Hi Jane (et all),
There’s so much I want to say, but I’ll try and keep it short (I’ll fail).
It’s not that I, or others, don’t want us to squeeze as much into each Wordpress release as we can; it’s that the RISK of doing so grows exponentially the closer we get to release:
e.g. Capital_P_Dangit – just 2 releases ago.
It might of course all be down to semantics, and I understand that, but to me a BETA release is feature complete with only bug fixes going in. This allows us to test whether functionality works. We can’t do this if the functionality changes. We’re trying to hit a moving target.
In essence, this is the issue with the Widgets idea (regardless of the validity of the idea itself). We’re at the 3rd Beta, we’ve fixed 100s of bugs, all of thats awesome. But how are we meant to test functionailty that a) hasn’t yet been fully coded and b) hasn’t even been defined?
WP: Does functionality X work?
User: I don’t know, what is it meant to do so I can test it?
WP: Um, we’ve not defined what it does yet
User: So how can I test it?
WP: >.< God Dammit I hate the vocal minority, why can’t everyone get WordPress tattoo’s and just tell us we’re right.
Thats not a dig at anyone, i know these things can sometimes seem personal when they’re far from it. But if, and we’re at Beta 3 here, we’ve yet to define how the functionality works, and we’ve also yet to fully code it… how the frack are we meant to test it?
And thats my issue. It’s the abstract issue, not the specific one about Widgets, or jQuery, or Capital_P_Dangit, or default changes for screen options or… [insert name of something that changed at or after RC1].
My company no longer test on WordPress Betas. We don’t. And that eats me up inside. I loved that we used to contribute, but when Beta3 broke a collossal number of our governement and banking sites in testing – and we didn’t know if it was down to the new WordPress or the new jQuery – my lead Dev rolled back to 3.2 and said:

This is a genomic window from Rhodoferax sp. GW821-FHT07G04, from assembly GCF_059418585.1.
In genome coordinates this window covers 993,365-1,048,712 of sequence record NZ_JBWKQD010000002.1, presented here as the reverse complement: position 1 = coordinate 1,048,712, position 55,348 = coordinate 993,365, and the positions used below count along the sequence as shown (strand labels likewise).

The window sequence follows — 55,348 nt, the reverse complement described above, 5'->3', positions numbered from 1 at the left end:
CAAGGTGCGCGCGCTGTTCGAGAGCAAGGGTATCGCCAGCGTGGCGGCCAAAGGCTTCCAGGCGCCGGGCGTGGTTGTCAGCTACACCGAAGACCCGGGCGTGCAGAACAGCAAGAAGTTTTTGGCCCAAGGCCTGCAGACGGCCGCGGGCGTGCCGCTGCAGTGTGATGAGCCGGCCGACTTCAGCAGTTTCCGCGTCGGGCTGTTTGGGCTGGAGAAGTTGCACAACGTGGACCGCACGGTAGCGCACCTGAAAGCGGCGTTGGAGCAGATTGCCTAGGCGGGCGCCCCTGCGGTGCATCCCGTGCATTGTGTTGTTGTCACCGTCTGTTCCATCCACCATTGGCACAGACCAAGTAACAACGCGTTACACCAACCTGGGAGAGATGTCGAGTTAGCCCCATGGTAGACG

“Why on earth would they move to a 3 day old version of jQuery? They’ve added a dependancy that we have no frame of reference to test against.”
I use Capital P Dangit alot as an example, and I stay away from the content issues or the reasons for and against it (can + worms). What’s scary to me is that it didn’t teach us anything. It didn’t teach us the tried and tested product release process: Adding new things after testing has been completed invalidates the testing. That goes for any product in the world. It’s awesome we’ve all grown to the size and scale that we have – but it’s very close to unmanaged growth.
jQuery example from last week
- jQuery1.7 was release on the 4th November
- WordPress3.3 Beta3 included it on the 7th November.
I have to ask, how much extensive testing was done in those 3 days? How much testing was done to make everyone confident that jQuery1.7 caused no known issues? To me, 3 days seems like a very short amount of time to include, test, fix, test, discuss, decide, deploy.
What’s more worrying is that the jQueryTeam found it neccessary to roll out jQuery1.7.1 with numerous (and 4 big) bug fixes just 16 days after their first release and 12 days after WordPress2.2 Beta3 shipped with the bug ridden code.